The Terms You Need to Know to Become an Italian Wine Expert

As with any industry, the Italian wine industry has a lot of jargon attached to it. This can seem somewhat impenetrable when you first start drinking wine. Someone may tell you to aerate your wine to improve its flavour. You nod along, having no idea what they really mean. Instead, you just pop the cork and pour it as normal.

You need a little help, which is where Xtrawine comes in. We’ve collected a few of the most common terms that have a habit of tripping up people who aren’t too familiar with the Italian wine industry.


We mentioned it above, so we may as well make it the first term we cover in this article. Aerating a wine basically involves exposing the wine to the air. This happens as soon as you open the bottle. Particles from the air get into the wine, completely changing its complexion.

This can work to your benefit or your disadvantage. For example, aerating a white wine for too long could lead to it becoming sour. However, some red wines benefit from a few hours of aeration before pouring. The air brings out the wine’s natural bouquet, leading to a more complete experience.

So, you aerate depending on the wine that you’re drinking.

Bottle Age

You’ve likely heard about the need to age some wines before you drink them. Some wines need decades of ageing before they’re brought up to their full potential.

But did you know that there are different ways that your wine ages?

The first of these takes place during the production process. A producer may keep a wine in a barrel for several years before bottling.

Then there’s the bottle age. This doesn’t refer to the year that the wine was made, as you may have expected. Instead, it refers to how long you should keep it in the bottle to allow it to reach its full potential.

For example, let’s say a wine has a bottle age of 10 years. This means you’ll keep it in the bottle for a decade from the date that it was poured into the bottle. Note that this does not always mean from the date that you bought it. A wine may have already bottled aged for several years before you buy it.

There’s also no rule to say that you have to bottle age a wine. You can open and pour it any time that you want. Just know that ageing changes the texture. Again, this can work for or against you. Bottle ageing a wine for the right amount of time leads to the best experience. But leaving it to age for too long reduces the quality of the wine.


If you’ve read one of our wine reviews, you’ll have likely heard us mention the wine’s finish at some point or another. The finish is essentially the wine’s aftertaste. You get this with most types of food and drink. It’s basically the taste that the wine leaves in your mouth in the minutes after you drank it.

Several other terms can refer to the same thing. For example, some people refer to the finish as the end note. Again, it’s all about the collection of flavours that the wine leaves behind after it’s swallowed.

So, why is the finish important?

It adds another layer to the wine drinking experience. There are some notes in your wines that may not reveal themselves while being overpowered by the more prominent notes. While the wine is still in your mouth, these more prominent notes usually take precedent over the more subtle notes.

In fact, you may miss the more subtle notes entirely if you don’t take time to enjoy the finish. Try it the next time you take a sip of wine. Sit for a minute and allow yourself to explore the flavours the wine leaves behind. You’ll often discover a whole new dimension to the wine.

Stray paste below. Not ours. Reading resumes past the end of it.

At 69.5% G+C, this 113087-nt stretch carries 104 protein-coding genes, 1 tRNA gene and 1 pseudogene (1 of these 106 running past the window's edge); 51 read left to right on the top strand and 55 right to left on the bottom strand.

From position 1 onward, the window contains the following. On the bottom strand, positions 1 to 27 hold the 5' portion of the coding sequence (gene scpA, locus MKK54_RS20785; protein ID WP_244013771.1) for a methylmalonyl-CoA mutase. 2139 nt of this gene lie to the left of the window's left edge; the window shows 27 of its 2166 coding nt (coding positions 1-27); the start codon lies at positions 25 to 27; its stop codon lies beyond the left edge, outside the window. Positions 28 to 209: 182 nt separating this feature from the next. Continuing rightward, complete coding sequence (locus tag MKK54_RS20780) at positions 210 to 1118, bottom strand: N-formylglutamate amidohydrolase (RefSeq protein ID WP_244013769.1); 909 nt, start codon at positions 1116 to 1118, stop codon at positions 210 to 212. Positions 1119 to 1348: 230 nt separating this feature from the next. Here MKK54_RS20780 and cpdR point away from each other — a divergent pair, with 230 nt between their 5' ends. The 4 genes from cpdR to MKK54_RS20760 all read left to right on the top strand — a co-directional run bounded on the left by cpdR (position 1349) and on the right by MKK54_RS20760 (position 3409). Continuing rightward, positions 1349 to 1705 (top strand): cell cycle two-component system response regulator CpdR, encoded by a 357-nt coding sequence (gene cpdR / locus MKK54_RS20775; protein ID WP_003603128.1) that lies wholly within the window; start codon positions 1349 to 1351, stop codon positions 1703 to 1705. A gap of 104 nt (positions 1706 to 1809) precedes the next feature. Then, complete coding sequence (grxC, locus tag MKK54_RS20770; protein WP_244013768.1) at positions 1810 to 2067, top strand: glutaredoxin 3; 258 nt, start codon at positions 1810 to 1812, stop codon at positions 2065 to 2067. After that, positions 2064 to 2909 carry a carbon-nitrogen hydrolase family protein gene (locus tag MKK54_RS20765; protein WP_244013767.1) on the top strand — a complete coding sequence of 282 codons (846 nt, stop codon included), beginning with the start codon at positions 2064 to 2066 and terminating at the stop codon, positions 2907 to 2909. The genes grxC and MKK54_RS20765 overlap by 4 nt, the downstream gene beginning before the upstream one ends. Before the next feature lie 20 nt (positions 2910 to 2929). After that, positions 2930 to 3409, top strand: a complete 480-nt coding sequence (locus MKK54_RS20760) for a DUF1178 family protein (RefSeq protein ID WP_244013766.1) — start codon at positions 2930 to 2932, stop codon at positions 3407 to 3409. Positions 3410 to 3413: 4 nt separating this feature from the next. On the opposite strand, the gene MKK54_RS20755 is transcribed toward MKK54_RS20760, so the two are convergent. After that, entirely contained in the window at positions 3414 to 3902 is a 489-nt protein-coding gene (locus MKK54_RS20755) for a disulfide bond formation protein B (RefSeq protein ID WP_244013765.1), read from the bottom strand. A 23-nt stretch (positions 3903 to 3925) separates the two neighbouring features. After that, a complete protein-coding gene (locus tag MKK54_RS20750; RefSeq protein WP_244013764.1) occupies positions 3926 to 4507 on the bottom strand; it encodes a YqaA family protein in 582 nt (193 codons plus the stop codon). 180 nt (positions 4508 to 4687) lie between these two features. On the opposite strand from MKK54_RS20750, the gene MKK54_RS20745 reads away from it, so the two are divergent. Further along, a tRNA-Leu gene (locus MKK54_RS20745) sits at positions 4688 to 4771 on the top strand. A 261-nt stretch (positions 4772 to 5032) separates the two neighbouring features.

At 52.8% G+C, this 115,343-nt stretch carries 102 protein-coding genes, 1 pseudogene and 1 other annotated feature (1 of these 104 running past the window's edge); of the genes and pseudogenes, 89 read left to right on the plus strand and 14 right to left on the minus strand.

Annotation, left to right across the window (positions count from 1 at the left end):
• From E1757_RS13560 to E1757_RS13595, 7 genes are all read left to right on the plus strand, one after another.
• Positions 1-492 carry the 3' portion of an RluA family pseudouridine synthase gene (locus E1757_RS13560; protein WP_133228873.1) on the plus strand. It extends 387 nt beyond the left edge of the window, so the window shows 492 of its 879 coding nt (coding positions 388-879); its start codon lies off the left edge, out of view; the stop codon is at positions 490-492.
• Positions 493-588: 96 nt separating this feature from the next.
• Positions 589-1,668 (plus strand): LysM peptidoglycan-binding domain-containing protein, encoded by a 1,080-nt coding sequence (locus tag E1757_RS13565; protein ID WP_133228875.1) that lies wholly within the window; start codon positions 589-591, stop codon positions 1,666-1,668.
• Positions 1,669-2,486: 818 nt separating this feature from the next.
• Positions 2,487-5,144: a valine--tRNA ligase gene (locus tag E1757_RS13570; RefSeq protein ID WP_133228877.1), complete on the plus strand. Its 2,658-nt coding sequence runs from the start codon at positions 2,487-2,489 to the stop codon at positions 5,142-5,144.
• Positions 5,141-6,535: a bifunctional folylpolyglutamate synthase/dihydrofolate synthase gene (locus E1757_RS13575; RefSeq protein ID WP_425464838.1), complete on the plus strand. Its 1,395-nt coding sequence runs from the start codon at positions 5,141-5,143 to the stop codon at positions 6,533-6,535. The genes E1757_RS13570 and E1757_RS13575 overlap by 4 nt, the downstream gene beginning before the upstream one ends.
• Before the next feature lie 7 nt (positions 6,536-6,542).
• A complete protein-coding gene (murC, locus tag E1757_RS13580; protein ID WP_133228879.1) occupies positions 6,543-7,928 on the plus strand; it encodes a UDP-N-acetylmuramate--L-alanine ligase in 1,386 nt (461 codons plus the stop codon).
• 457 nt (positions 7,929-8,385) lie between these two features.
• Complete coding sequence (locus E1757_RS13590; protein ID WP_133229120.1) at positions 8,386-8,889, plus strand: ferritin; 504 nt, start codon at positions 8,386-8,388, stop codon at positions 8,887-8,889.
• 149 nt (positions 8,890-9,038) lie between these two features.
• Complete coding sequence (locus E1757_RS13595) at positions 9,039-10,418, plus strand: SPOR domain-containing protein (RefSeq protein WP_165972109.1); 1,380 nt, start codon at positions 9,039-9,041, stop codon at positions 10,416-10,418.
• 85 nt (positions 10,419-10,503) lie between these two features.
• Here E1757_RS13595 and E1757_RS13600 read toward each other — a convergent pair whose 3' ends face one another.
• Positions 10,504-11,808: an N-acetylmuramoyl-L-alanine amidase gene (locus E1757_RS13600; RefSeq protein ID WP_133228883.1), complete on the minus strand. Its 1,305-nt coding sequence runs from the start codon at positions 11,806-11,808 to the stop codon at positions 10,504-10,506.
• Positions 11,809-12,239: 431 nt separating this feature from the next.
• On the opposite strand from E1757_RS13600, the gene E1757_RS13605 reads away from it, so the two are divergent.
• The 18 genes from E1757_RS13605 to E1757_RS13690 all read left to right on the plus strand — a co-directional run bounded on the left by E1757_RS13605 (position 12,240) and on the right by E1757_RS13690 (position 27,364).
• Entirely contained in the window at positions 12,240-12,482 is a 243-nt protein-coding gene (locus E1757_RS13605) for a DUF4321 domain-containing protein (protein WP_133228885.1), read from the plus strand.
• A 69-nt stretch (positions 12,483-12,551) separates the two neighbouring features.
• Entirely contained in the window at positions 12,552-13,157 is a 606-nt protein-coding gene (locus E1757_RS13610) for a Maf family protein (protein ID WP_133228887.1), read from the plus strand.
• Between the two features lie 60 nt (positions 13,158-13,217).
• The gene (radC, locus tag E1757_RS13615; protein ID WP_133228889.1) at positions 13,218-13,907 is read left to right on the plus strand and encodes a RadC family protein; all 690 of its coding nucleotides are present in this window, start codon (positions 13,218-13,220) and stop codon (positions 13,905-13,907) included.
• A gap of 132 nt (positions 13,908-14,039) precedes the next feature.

A wine’s structure is made up of five key components:

  • Acidity
  • Fruit
  • Alcohol
  • Sugar
  • Tannins

The key to a great wine is finding the right balance between these components. That’s not to say that a wine must have the exact same of each to be good. Several structures exist in the world of Italian wine. For example, tannic wines, naturally, have more tannins that other wines. This often makes them more complex.

Wines with more sugars or fruitier notes may fall onto the sweeter side of things, which makes then ideal for mixing with similar foods. Conversely, dryer wines often go better with less-rich dishes.

Acidity also plays a huge role in the structure. Too much and you have a wine that’s far too sharp for the palette. Too little and you have a wine that leaves practically no sensation behind.

Every wine has its own structure. Your job is to find the structures that suit both your palate and your meal choices.


Separate to the wine’s structure is its terroir. This essentially refers to the qualities that the land imbues in the wine. For example, a wine made from grapes grown in volcanic soil will often have a more mineral-heavy quality than other wines.

Several factors go into determining a wine’s terroir. The lay of the land and the soil type are two of the big ones, as is the grape’s exposure to the sun. The regional climate also changes the way that grapes grow, again altering the terroir.

The winemaker’s choices also have an effect, as their growing methods often alter a wine’s terroir.

Incidentally, the existence of terroir is why region plays such a huge role in the Italian wine industry. Every region has its own unique flavours and techniques that change the wines that it produces. The perfect wines offer a great structure, while also representing the land that they came from.

The Final Word

Those are five terms that you need to know if you’re to become an Italian wine expert. But they’re also only the tip of the iceberg. Keep researching the industry to learn more about the terms that should influence your purchasing decisions.



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